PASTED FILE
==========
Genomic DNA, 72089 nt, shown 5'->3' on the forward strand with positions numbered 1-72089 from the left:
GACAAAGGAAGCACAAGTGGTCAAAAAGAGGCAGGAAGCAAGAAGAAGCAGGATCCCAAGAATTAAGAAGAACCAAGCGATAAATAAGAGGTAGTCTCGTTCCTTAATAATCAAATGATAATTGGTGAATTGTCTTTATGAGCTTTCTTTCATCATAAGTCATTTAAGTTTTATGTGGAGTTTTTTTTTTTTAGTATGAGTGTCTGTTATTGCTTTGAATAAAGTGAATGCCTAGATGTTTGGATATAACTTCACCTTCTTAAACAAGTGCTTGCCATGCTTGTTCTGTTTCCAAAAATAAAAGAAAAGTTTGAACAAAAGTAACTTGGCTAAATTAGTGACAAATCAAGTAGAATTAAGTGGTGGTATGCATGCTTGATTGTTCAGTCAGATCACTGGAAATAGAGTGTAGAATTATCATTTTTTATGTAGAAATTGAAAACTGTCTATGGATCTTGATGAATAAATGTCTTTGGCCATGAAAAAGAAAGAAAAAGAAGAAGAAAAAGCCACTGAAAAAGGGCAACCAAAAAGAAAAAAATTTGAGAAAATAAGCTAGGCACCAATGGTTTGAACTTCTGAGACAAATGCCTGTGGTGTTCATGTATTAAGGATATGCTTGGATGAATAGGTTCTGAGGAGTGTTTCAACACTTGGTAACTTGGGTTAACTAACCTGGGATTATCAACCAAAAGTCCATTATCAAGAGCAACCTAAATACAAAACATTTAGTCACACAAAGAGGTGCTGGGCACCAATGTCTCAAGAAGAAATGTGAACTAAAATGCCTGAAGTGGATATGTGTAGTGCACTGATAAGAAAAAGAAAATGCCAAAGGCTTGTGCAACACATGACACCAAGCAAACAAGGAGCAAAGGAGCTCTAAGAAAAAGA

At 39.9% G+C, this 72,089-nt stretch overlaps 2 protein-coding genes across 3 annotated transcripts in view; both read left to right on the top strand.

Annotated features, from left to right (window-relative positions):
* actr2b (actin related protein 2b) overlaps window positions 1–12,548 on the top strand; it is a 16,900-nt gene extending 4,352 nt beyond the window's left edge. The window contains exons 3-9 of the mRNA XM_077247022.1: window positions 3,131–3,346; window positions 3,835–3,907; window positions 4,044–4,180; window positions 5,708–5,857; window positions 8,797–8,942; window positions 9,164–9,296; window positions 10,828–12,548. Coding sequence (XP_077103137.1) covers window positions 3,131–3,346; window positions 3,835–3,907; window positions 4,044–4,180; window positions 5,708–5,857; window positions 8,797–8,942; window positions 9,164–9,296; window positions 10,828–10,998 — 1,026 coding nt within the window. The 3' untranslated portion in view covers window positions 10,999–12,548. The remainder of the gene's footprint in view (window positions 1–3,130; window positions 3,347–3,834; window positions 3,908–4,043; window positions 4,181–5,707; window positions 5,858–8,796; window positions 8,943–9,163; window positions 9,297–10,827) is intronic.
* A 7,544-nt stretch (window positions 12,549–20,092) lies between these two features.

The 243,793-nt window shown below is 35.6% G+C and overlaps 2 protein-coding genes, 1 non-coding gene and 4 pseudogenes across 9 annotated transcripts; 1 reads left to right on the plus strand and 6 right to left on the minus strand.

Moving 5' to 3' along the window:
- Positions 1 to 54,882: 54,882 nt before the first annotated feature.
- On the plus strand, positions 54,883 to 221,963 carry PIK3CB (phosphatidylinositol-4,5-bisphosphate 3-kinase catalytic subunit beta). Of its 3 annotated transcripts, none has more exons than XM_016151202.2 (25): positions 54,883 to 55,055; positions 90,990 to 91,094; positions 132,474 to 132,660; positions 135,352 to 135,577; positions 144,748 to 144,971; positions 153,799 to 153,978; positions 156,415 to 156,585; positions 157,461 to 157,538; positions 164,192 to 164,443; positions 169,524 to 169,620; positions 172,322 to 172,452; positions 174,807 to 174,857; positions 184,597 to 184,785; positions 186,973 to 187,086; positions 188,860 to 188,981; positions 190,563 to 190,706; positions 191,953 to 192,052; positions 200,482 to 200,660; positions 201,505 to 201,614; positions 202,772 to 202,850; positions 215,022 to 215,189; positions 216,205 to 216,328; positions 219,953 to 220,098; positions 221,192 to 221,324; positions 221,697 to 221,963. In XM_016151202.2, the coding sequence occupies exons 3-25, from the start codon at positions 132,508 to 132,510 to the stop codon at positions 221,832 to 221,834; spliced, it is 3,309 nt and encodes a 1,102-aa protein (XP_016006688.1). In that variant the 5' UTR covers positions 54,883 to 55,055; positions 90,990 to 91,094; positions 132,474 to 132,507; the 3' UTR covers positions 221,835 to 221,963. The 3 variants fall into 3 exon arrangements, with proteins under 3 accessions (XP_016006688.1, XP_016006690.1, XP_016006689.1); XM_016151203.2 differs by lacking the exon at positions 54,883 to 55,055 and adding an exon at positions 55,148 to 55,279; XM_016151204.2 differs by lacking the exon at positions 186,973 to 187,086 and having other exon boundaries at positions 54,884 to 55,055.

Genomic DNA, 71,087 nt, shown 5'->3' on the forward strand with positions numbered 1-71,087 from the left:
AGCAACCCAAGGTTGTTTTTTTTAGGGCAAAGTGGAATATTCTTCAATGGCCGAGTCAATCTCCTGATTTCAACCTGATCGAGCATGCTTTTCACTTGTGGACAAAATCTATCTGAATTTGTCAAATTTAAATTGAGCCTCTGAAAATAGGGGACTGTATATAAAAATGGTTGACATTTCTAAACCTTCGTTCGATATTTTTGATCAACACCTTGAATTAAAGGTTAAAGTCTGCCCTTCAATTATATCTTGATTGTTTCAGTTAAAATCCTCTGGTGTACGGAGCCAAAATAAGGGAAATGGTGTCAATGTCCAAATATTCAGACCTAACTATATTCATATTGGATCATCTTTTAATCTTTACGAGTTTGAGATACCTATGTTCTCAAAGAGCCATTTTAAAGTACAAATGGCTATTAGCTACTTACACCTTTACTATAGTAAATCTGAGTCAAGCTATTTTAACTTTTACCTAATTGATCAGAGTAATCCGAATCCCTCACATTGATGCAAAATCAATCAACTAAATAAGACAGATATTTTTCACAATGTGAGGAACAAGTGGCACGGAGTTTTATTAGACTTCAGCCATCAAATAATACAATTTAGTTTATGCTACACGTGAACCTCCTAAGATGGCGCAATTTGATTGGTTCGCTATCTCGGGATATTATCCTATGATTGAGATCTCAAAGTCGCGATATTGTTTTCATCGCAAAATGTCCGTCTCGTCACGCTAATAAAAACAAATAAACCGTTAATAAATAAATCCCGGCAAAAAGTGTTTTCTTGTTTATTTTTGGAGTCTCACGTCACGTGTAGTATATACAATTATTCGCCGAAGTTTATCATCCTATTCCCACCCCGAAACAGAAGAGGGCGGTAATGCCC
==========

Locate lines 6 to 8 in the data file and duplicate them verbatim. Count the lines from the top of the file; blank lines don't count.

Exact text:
* A 7,544-nt stretch (window positions 12,549–20,092) lies between these two features.

The 243,793-nt window shown below is 35.6% G+C and overlaps 2 protein-coding genes, 1 non-coding gene and 4 pseudogenes across 9 annotated transcripts; 1 reads left to right on the plus strand and 6 right to left on the minus strand.

Moving 5' to 3' along the window: